Looking For a Book to Discuss?

When book clubs decide to create a slate for the whole year, the order can be soothing to those who like to plan ahead.  Each year around this time, one of my book clubs starts gearing up for the next calendar year and some cannot wait to add to the list.  But for those who cringe at the thought of trying to find a book that everyone will like (will never happen), and a way to start the discussion (website questions being the norm),  the following list has books –  with assorted possibilities for stirring the pot – questions  the readers could have before starting to read.

I’ve read and reviewed them all (click on the title).

Gone Girl  – mystery/thriller – Did anyone like the ending?  When did you figure it out? How would you write the sequel?  change the ending?

That Woman  – nonfiction – How does Wallis Simpson compare to Princess Diana?  Did the Duke of Windsor really give it all up for her – or was he ready to live outside the responsibility of being King anyway?  How would World War II been different with the Duke in charge?

The Buddha in the Attic  – very short book (144 pages) – How does this story of Japanese Picture Brides differ from any other similar tales you’ve read of brides who were “bought”?  If the brides had switched photographs of their prospective husbands, would it have made a difference?  How are their experiences as wives similar? different?

The Glass Room  – historical fiction – How did the house change with the owners’ lives, with changes in history – World War II?  Imagine yourself in one of the rooms; what would you be doing?  Although the house still actually exists as a World Heritage Site, would the fictional owners have approved?

Both Ways Is the Only Way I Want It – 11 short stories – Pick one to retell.  Do you prefer reading novels rather than short stories – why? Do you have a favorite short story from another author? (bring it along so someone can read it aloud to the group)

Last year I listed More Ideas for Books to Discuss – no one picked any of the books on the list.

What book would you add to the list?

Both Ways Is The Only Way I Want It

Short stories appeal to me – a quick fix when a quiet moment needs acceleration.  Maile Meloy’s collection of 11 short stories in Both Ways Is The Only Way I Want It includes simple, striking plots with flawed characters at the crossroads of deciding which way to have it – when they can’t have it both ways.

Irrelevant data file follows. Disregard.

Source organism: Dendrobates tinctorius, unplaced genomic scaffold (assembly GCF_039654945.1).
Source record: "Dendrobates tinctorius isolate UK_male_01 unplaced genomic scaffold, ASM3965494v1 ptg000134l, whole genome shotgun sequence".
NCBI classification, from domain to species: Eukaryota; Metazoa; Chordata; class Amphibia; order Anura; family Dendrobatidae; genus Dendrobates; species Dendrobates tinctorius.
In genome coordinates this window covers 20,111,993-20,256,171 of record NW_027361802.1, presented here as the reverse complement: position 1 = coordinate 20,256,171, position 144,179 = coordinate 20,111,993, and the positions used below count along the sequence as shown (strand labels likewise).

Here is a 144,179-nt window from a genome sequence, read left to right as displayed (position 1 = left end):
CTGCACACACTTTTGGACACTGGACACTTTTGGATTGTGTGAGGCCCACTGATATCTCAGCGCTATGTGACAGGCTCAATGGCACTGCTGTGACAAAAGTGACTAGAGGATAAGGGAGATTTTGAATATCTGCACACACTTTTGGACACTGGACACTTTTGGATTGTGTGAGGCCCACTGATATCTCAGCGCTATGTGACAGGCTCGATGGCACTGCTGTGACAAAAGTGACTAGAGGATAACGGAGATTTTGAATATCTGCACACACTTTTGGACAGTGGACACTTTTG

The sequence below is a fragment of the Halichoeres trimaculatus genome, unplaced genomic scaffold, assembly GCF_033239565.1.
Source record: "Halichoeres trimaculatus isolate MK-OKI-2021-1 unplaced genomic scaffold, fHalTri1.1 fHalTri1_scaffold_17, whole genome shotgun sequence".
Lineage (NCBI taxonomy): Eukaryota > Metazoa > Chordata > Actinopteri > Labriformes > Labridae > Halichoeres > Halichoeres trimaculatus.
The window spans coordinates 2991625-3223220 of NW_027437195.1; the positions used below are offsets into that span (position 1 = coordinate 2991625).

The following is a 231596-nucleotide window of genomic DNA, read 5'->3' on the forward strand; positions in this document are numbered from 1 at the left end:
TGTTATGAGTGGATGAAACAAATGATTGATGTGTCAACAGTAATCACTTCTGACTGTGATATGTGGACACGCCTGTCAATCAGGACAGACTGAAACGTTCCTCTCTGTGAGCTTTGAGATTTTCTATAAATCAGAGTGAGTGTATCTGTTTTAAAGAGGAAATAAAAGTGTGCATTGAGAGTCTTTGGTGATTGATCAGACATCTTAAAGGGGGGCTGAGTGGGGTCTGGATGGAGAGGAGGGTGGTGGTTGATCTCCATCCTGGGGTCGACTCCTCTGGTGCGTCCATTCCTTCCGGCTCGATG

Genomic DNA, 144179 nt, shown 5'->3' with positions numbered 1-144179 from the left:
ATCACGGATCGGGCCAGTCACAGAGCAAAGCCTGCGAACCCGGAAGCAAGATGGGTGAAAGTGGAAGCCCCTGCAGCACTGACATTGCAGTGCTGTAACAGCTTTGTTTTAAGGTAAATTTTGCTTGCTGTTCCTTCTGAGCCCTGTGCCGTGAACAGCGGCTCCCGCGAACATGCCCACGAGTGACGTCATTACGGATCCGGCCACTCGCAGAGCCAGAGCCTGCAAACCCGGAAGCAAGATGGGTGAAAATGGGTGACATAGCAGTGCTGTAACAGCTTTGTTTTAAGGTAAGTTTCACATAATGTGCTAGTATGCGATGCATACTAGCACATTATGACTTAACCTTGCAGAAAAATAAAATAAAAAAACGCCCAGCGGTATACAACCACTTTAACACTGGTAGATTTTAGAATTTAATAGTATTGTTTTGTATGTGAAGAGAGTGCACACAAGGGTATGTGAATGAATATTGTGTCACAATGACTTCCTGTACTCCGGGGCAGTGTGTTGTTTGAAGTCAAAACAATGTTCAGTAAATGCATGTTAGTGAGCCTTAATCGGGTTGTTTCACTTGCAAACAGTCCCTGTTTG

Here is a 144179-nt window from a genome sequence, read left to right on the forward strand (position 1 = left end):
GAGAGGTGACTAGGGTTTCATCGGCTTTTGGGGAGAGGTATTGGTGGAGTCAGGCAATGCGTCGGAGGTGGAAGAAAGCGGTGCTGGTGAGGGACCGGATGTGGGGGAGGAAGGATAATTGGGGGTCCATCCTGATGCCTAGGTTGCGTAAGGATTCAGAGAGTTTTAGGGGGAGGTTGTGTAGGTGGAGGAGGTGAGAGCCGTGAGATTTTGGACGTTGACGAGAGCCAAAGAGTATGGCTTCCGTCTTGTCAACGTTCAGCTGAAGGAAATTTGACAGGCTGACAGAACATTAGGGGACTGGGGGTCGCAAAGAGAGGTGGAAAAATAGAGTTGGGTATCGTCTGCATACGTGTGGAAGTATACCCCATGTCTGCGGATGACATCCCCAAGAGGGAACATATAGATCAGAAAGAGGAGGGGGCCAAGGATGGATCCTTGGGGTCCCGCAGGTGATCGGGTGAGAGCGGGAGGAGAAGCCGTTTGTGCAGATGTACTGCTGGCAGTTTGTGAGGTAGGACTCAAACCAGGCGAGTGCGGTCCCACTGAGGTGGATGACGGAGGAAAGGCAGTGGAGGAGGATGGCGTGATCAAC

Each vignette connects to a dilemma confronting the key character – some funny, others tragic, and the settings range from Montana to the East Coast – one in Argentina. Meloy sometimes makes the decision obvious; other times she will leave you wondering what will happen next – or hoping that you know.  My favorites were the first and last stories. In  “Travis, B.”  a young Montana ranch hand falls in love with a beautiful young lawyer who commutes nine hours one-way twice a week to teach a part-time adult education class.  The situation is set for failure – her commute, her teaching job, their differences.  Although Meloy plays on the romantic possibilities, the impossibility wins out.  In “O Tannenbaum” a stranded couple named Bonnie and Clyde hitch a ride with a family out to cut down their Christmas tree.  The danger is not in picking up the strangers but in the yearnings they bring out.

In between are assorted tales – most with some humor and with O’Henry like shifts in the possibilities – unexpected twists, but not necessarily with O’Henry’s trademark happy endings.  Meloy cleanly creates scenes with duality, and it’s possible to see the resolution going either way – but probably not both ways.

After reading Meloy’s The Apothecary, targeted for a young adult audience, I looked for more.  This author knows how to tell a story – long and short.